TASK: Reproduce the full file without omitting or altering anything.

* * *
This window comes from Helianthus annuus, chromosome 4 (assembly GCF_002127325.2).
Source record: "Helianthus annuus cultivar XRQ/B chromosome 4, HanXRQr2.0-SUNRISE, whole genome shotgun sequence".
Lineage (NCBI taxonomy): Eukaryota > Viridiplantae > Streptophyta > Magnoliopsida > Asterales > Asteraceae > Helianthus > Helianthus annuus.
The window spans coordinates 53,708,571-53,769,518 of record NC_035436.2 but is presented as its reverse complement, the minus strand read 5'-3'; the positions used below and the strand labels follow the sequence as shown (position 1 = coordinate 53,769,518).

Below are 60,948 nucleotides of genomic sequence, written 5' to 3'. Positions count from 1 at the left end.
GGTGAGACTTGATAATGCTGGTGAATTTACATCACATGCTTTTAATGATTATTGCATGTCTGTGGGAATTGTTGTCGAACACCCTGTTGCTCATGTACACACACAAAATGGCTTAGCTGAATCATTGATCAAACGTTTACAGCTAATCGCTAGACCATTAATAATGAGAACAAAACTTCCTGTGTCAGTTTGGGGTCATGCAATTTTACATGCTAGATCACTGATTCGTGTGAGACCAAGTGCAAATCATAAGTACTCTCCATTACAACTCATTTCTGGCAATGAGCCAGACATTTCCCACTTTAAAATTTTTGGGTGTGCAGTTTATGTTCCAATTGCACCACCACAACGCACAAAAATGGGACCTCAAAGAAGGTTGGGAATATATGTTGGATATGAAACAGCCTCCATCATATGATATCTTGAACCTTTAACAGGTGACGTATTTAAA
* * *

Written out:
This window comes from Helianthus annuus, chromosome 4 (assembly GCF_002127325.2).
Source record: "Helianthus annuus cultivar XRQ/B chromosome 4, HanXRQr2.0-SUNRISE, whole genome shotgun sequence".
Lineage (NCBI taxonomy): Eukaryota > Viridiplantae > Streptophyta > Magnoliopsida > Asterales > Asteraceae > Helianthus > Helianthus annuus.
The window spans coordinates 53,708,571-53,769,518 of record NC_035436.2 but is presented as its reverse complement, the minus strand read 5'-3'; the positions used below and the strand labels follow the sequence as shown (position 1 = coordinate 53,769,518).

Below are 60,948 nucleotides of genomic sequence, written 5' to 3'. Positions count from 1 at the left end.
GGTGAGACTTGATAATGCTGGTGAATTTACATCACATGCTTTTAATGATTATTGCATGTCTGTGGGAATTGTTGTCGAACACCCTGTTGCTCATGTACACACACAAAATGGCTTAGCTGAATCATTGATCAAACGTTTACAGCTAATCGCTAGACCATTAATAATGAGAACAAAACTTCCTGTGTCAGTTTGGGGTCATGCAATTTTACATGCTAGATCACTGATTCGTGTGAGACCAAGTGCAAATCATAAGTACTCTCCATTACAACTCATTTCTGGCAATGAGCCAGACATTTCCCACTTTAAAATTTTTGGGTGTGCAGTTTATGTTCCAATTGCACCACCACAACGCACAAAAATGGGACCTCAAAGAAGGTTGGGAATATATGTTGGATATGAAACAGCCTCCATCATATGATATCTTGAACCTTTAACAGGTGACGTATTTAAA